- Selecting the Temperament of the New Dog
Last but not least, you must pay careful attention in selecting the right temperament of your new dog. If your dog is laid back and calm, an excessively hyperactive dog may not match the energy levels of your resident dogs and this may be problematic. Also, keep in mind that a new dog may not compensate the problems your other dog has, but rather may acquire them! You may, therefore, end up with two dogs suffering from separation anxiety, two dogs barking non-stop or two dogs acting fearfully!
20 Tips for Better Introductions
The biggest mistake dog owners make when adding a second dog, is going too fast when it comes to introductions. We all want to watch how the dogs interact, the whole event is very exciting and the kids want to watch the dogs play. But this is also often the main cause for problems and fights to occur. Another big mistake is giving too much attention to the new dog. The novelty factor may cause kids and owner to overindulge the new dog leaving the poor resident feeling left out and resentful about the new addition. Following are some tips to make things go a bit smoother.
- Many days ahead, train or polish your resident's "leave it" or "off" command.
- Plug in a DAP diffuser hours before adding the new dog. There is always an element of stress when a new dog is in a new territory.
- Introduce the two dogs on neutral grounds. This means walking them together on loose leashes for a nice long walk but without allowing interactions as of yet. Keeping ten feet between them is optimal for now.
- Once home, keep the dogs separated the first few days but in such a way they can see and smell each other safely. A see-through fence, crate or baby gate may work well. This will also reassure the resident dog that the new dog is not taking over the home.
- Play "musical dogs" for the first days, meaning swap their times spent with you so you can give each dog individual time. Your resident dog needs this to continue feeling like your favorite, and the new dog needs it to be trained and bond to you.
- After both dogs seem to be getting used to each other's appearance, smell and vocalizations, walk them again, and once back, choose a large outdoor enclosed area where you can introduce them. A large place makes dogs feel more at ease and better capable of displaying and reading body language. Keep the new dog on leash if necessary, while your first dog should be able to be under good voice control.
- Avoid putting both dogs in small places cluttered together such as in a car, small room, kennel, pen or crate.
- Watch the interactions between the dogs. Do not scold any growling, doing so may cause a dog to bite without warning. If one or the other dog growls, it may be they need more time to get used to each other.
- Because dogs heavily rely on scent, the first days you can rub a towel of each dog and let them swap towels so they get used to each other's smell.
- Let your new dog explore a room when your resident dog is left in other room out of sight. Drop a few treats in the room in areas your new dog walked. Then let your older dog sniff these areas and find the treats. Your new dog will associate the smell of your new dog with something pleasant.
- As a general rule, your dogs may be ready for more interactions, when your resident dog no longer furiously follows the scent of the new dog after being let out in the room the new dog frequented. This means he got used to the smell and the idea of the new dog in the home.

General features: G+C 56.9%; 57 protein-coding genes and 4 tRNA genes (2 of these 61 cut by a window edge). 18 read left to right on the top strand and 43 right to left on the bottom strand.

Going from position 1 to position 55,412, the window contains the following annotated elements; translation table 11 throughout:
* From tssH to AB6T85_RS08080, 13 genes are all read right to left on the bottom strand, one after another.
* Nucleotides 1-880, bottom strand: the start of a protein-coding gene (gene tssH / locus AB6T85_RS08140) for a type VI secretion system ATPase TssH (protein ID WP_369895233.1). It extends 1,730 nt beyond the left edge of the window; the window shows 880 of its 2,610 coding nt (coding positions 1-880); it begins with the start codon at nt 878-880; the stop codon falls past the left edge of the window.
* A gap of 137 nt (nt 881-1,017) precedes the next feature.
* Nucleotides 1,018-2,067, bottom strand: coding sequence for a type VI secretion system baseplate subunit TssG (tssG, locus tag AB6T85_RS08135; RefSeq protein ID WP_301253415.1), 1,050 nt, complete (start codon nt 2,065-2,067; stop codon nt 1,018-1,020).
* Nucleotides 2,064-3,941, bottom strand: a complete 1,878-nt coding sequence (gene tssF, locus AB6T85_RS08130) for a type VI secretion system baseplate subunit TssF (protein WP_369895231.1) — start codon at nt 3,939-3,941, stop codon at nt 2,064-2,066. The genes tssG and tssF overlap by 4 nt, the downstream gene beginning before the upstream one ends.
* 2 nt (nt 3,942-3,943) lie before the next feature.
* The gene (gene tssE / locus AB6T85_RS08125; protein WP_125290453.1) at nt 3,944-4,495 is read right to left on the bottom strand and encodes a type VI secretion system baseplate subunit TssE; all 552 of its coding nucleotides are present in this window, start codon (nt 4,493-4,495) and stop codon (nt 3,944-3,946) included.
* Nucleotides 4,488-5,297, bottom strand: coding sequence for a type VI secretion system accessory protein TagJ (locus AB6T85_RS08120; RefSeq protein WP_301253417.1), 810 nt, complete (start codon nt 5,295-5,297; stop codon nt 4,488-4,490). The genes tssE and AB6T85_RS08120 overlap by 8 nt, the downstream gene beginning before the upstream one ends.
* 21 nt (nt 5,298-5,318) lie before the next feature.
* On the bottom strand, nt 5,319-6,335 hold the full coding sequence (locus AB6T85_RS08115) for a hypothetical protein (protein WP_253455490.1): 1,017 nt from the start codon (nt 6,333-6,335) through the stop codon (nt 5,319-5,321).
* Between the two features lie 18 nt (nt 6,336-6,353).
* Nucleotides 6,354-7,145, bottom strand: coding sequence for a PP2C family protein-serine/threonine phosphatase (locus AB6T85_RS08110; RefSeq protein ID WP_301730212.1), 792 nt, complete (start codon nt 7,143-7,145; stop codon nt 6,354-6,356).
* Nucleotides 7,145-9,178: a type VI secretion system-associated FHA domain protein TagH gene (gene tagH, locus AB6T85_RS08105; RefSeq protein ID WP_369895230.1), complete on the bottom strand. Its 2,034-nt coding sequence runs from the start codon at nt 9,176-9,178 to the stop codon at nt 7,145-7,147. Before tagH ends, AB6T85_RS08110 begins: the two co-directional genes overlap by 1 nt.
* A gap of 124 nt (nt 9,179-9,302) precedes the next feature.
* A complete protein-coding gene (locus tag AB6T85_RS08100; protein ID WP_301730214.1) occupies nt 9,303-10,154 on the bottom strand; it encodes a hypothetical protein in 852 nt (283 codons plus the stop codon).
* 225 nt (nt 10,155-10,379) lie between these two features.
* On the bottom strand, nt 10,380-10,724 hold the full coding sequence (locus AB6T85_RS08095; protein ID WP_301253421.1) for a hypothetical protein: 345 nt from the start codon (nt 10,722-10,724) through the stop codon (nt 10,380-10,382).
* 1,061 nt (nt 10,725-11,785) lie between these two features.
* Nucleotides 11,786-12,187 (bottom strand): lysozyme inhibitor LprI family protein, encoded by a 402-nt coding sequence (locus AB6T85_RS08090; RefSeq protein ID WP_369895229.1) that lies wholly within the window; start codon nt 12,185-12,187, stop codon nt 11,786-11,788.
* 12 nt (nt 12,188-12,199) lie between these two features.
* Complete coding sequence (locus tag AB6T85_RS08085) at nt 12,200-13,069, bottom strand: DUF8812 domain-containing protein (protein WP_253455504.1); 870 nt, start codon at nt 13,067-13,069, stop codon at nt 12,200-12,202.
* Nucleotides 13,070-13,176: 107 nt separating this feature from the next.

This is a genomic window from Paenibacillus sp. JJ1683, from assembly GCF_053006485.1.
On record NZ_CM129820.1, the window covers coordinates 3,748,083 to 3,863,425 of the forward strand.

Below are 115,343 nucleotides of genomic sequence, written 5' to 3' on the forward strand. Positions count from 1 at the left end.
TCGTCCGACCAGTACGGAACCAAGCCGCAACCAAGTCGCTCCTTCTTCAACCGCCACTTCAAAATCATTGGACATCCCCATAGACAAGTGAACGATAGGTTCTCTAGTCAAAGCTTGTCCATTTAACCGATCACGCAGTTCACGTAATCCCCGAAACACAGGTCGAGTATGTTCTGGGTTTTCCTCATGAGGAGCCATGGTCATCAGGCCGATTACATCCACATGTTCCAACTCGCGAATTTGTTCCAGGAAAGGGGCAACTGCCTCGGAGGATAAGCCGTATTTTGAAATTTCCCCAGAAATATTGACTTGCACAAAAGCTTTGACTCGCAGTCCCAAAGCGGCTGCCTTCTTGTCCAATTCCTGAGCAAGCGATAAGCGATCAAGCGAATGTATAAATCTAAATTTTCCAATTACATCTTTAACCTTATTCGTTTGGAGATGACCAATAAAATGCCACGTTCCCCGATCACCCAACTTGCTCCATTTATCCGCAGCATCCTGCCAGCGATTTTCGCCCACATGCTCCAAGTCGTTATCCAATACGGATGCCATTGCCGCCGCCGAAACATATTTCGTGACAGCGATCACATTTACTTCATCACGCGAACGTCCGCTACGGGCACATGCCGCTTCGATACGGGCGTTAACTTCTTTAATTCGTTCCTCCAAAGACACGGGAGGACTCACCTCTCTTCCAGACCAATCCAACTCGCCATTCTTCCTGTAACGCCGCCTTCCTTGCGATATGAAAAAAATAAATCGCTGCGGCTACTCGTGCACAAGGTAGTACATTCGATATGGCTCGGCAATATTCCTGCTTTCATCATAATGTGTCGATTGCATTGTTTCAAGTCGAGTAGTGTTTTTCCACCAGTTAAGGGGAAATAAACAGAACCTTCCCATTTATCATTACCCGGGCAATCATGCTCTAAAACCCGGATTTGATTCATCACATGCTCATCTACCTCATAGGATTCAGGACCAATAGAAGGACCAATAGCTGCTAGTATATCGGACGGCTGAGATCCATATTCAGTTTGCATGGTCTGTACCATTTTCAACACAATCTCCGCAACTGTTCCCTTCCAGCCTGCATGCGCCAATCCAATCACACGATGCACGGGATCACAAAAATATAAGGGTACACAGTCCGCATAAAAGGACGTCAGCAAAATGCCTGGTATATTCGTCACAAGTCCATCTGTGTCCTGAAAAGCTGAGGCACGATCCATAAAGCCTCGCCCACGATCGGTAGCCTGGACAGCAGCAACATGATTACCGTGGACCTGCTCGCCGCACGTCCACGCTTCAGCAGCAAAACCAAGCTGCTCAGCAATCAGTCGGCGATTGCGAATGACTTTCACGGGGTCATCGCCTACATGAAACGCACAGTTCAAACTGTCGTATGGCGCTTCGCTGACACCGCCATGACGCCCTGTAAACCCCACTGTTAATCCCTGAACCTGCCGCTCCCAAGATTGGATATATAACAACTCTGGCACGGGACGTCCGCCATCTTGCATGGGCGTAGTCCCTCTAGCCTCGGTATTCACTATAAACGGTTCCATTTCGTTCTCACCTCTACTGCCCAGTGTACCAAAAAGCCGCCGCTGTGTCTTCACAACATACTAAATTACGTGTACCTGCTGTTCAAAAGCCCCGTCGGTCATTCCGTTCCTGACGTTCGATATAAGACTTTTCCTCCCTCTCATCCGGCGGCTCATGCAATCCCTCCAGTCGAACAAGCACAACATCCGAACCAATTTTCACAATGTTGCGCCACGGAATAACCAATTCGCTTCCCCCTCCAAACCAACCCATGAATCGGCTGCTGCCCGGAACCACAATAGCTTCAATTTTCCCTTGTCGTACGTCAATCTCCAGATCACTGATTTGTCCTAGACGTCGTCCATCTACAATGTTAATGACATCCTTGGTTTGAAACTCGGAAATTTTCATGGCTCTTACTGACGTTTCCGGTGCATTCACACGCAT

- Separate the dogs when mealtime comes. Competing over meals is common in dogs. Prevent one dog from finishing the meal first and visiting the other dog that is still eating. Block access to each other.
- Do not leave toys or other valuable out to "share". Fights often ensue with resource guarders.
- Continue giving your first dog the same attention as always. Remember he was there first and should retain his primary status.
- Keep dogs separated when you cannot supervise them.
- If you must feed treats, do so when the dogs are calm and displaying accepting behavior. When you feed the treats keep the dog's heads away from one another to prevent conflicts.
- If one dog is pushy, split both dogs and reward both. Reward the pushy dog for obeying a command like "go to your place" or "off" and reward your resident dog for tolerating such pushy behavior. After several repetitions, you should be able to command the pushy dog to go away without having to get up and physically get in between.
- For the very first weeks keep an eye on situations that may trigger aggression, such as when you first come home from work, when you give attention, feeding times, going in ans out of the yard, when guests are over etc.
- Keep interactions positive so that dogs know great things happen when they are together. Avoid punishing.
- A great read for multi-dog homes is the booklet by Karen London and Patricia McConnell "Feeling Outnumbered? How to Manage and Enjoy Your Multi-dog Household"
*Please not: Keep in mind that it may take up to 4-6 months for complete harmony to establish in your household.
As seen, a second dog may mean double the trouble or double the joy. Do your best to evaluate the pros and cons of adding a second dog and keep in mind your first dog's best interest. The decision of adding a second dog to your home should never be taken lightly.
Alexadry© All rights reserved. Do not copy.
Has adding a second dog made life better?See results without voting
For further reading
- Why Some Dogs Become Protective of Owners
me walking with my Petra ans Kaiser Sometimes owners allow their dogs to become protective without realizing it. They only notice the gravity of the problem, when somebody innocent attempts to come near them to shake a hand or give a hug and the dog.
- Dog behavior: Why are My Intact Female Dogs Fighting...
Are your two intact female dogs fighting? Learn what may be triggering such fights and how to deal with the problem.
- Why Growling Should Never be Suppressed in Dogs
Learn why you should avoid punishing or correcting your dog for growling.
- Dog Behavior: Understanding Dog Calming Signals
What are calming signals in dogs and when are they displayed? Crack the code to understanding and speaking
More by this Author
Some dogs develop a hyper-attachment to one owner. They get stressed when that particular person leaves, and nothing seems to help. Here are tips to help these dogs relax.
Why is my dog scared of going outside? There may be several reasons. Here are several exercises to help your dog overcome fear and enjoy the yard again.
Learn effective vet-approved natural remedies to treat your dog's stomach problems at home. Find an easy-to-make bland diet recipe for your pup that you can make with food from your kitchen's pantry!